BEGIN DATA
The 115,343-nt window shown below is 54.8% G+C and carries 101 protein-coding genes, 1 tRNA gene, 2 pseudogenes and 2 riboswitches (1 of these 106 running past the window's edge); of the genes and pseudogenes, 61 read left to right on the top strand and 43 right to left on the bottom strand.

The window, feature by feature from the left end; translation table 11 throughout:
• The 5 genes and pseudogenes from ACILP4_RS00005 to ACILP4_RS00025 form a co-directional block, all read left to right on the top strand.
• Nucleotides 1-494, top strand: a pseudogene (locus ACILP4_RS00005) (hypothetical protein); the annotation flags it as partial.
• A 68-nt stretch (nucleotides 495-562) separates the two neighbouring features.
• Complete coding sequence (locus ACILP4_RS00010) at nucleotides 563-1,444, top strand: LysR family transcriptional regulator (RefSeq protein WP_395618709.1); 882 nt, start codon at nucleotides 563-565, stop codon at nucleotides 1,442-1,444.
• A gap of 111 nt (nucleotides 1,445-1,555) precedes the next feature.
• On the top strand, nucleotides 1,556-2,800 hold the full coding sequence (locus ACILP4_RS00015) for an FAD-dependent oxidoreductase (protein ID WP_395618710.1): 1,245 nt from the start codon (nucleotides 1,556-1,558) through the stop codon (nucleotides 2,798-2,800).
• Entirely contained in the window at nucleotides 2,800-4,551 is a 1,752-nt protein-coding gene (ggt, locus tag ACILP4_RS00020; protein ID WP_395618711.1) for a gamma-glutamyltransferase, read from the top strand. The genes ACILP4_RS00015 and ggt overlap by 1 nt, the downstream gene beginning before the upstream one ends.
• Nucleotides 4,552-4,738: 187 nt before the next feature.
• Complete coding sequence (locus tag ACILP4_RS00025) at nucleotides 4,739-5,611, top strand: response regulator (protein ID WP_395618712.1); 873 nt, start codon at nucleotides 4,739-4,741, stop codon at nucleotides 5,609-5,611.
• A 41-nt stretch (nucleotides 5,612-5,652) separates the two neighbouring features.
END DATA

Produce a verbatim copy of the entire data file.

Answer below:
The 115,343-nt window shown below is 54.8% G+C and carries 101 protein-coding genes, 1 tRNA gene, 2 pseudogenes and 2 riboswitches (1 of these 106 running past the window's edge); of the genes and pseudogenes, 61 read left to right on the top strand and 43 right to left on the bottom strand.

The window, feature by feature from the left end; translation table 11 throughout:
• The 5 genes and pseudogenes from ACILP4_RS00005 to ACILP4_RS00025 form a co-directional block, all read left to right on the top strand.
• Nucleotides 1-494, top strand: a pseudogene (locus ACILP4_RS00005) (hypothetical protein); the annotation flags it as partial.
• A 68-nt stretch (nucleotides 495-562) separates the two neighbouring features.
• Complete coding sequence (locus ACILP4_RS00010) at nucleotides 563-1,444, top strand: LysR family transcriptional regulator (RefSeq protein WP_395618709.1); 882 nt, start codon at nucleotides 563-565, stop codon at nucleotides 1,442-1,444.
• A gap of 111 nt (nucleotides 1,445-1,555) precedes the next feature.
• On the top strand, nucleotides 1,556-2,800 hold the full coding sequence (locus ACILP4_RS00015) for an FAD-dependent oxidoreductase (protein ID WP_395618710.1): 1,245 nt from the start codon (nucleotides 1,556-1,558) through the stop codon (nucleotides 2,798-2,800).
• Entirely contained in the window at nucleotides 2,800-4,551 is a 1,752-nt protein-coding gene (ggt, locus tag ACILP4_RS00020; protein ID WP_395618711.1) for a gamma-glutamyltransferase, read from the top strand. The genes ACILP4_RS00015 and ggt overlap by 1 nt, the downstream gene beginning before the upstream one ends.
• Nucleotides 4,552-4,738: 187 nt before the next feature.
• Complete coding sequence (locus tag ACILP4_RS00025) at nucleotides 4,739-5,611, top strand: response regulator (protein ID WP_395618712.1); 873 nt, start codon at nucleotides 4,739-4,741, stop codon at nucleotides 5,609-5,611.
• A 41-nt stretch (nucleotides 5,612-5,652) separates the two neighbouring features.